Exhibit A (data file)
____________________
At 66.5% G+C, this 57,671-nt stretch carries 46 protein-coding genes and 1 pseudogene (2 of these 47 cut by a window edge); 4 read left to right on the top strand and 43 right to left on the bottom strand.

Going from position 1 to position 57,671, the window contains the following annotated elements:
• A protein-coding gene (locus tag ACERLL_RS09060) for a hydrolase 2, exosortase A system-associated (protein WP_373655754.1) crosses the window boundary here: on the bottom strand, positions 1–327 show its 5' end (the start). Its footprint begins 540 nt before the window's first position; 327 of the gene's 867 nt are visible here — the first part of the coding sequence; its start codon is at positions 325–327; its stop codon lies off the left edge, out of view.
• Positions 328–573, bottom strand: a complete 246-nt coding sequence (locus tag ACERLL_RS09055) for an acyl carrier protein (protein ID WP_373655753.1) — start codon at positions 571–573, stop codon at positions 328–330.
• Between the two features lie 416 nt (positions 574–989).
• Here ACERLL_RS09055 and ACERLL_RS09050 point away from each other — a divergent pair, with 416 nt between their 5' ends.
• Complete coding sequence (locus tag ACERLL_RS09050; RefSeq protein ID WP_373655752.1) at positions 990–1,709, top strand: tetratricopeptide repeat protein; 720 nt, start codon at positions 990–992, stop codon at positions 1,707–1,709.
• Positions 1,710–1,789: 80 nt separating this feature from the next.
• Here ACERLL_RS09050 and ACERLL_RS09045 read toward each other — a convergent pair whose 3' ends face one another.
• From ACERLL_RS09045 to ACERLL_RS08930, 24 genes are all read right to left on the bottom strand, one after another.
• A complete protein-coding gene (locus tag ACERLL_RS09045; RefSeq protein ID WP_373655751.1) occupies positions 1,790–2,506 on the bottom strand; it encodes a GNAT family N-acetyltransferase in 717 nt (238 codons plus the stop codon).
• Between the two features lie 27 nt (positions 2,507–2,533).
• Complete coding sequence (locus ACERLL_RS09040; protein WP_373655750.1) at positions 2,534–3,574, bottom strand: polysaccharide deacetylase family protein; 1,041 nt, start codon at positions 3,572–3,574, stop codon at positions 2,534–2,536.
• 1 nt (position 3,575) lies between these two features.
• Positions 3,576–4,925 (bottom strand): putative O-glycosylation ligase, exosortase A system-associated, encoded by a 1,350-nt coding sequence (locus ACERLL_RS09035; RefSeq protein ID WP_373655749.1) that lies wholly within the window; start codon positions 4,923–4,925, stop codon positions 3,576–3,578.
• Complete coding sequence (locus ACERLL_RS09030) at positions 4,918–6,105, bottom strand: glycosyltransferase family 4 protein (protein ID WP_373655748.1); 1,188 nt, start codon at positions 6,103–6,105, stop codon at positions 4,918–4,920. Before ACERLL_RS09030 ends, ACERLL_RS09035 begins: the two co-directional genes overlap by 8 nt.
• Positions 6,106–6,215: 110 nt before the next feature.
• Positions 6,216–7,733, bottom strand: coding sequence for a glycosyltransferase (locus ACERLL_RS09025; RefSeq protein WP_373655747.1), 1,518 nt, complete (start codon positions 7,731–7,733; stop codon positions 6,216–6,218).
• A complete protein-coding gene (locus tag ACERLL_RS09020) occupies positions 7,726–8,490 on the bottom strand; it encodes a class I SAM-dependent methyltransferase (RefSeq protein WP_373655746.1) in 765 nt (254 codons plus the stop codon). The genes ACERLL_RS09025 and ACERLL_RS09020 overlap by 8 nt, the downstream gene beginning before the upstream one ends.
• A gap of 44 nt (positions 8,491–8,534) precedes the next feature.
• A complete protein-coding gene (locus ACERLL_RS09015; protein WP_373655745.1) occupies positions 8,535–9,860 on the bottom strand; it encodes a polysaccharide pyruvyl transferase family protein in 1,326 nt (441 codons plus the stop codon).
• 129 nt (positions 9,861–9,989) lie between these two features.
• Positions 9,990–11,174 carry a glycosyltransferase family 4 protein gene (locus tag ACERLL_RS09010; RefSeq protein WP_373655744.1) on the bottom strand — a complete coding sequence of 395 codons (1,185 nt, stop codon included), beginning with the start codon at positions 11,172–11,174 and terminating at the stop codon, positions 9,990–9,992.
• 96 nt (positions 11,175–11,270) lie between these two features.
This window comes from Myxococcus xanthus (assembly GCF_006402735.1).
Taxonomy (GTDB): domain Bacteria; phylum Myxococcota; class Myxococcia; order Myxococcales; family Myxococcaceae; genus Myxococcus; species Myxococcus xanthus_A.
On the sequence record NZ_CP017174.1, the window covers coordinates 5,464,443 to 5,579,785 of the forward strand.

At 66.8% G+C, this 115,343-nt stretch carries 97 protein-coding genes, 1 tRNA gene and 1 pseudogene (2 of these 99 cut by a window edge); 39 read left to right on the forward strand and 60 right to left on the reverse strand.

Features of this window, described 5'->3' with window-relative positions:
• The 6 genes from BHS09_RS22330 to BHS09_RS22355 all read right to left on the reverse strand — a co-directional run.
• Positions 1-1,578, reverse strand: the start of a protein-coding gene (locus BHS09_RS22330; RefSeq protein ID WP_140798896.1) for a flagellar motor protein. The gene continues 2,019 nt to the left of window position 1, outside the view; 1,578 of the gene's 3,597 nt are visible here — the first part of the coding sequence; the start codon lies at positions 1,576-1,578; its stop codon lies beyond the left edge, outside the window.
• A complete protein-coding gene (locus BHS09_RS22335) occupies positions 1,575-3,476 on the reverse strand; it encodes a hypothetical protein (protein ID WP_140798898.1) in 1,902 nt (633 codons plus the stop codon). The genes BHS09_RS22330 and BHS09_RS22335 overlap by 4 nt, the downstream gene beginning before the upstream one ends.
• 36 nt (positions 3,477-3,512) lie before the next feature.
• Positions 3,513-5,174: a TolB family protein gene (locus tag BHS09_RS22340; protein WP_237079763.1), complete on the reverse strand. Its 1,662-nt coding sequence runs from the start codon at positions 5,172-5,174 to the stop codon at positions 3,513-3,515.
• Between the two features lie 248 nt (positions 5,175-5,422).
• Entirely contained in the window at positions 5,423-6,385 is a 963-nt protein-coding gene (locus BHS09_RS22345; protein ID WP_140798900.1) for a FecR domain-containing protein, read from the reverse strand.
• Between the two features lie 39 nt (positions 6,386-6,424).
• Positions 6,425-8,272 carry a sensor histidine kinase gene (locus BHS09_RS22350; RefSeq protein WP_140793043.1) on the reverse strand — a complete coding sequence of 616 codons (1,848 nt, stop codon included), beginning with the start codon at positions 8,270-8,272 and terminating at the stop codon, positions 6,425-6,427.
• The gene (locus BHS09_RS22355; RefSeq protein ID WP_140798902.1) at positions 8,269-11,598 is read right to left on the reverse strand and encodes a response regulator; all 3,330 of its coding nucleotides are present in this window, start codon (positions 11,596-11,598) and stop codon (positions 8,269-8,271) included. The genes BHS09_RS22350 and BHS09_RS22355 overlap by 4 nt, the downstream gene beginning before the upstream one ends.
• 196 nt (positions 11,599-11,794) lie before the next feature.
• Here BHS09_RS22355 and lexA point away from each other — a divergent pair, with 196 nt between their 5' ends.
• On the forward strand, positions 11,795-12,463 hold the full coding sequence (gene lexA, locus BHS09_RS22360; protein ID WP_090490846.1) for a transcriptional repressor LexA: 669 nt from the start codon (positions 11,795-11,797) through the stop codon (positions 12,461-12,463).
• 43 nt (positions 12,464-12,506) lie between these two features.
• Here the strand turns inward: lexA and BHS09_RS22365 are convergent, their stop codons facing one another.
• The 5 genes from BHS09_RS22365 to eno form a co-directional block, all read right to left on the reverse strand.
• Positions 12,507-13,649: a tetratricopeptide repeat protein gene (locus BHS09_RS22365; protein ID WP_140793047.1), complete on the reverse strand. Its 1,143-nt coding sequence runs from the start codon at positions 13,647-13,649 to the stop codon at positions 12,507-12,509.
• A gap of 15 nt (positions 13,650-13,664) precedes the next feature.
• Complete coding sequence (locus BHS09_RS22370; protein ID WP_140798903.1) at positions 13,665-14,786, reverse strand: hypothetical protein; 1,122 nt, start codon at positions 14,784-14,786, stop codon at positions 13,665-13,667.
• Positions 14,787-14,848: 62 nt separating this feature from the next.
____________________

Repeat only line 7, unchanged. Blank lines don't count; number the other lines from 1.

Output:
• Complete coding sequence (locus tag ACERLL_RS09050; RefSeq protein ID WP_373655752.1) at positions 990–1,709, top strand: tetratricopeptide repeat protein; 720 nt, start codon at positions 990–992, stop codon at positions 1,707–1,709.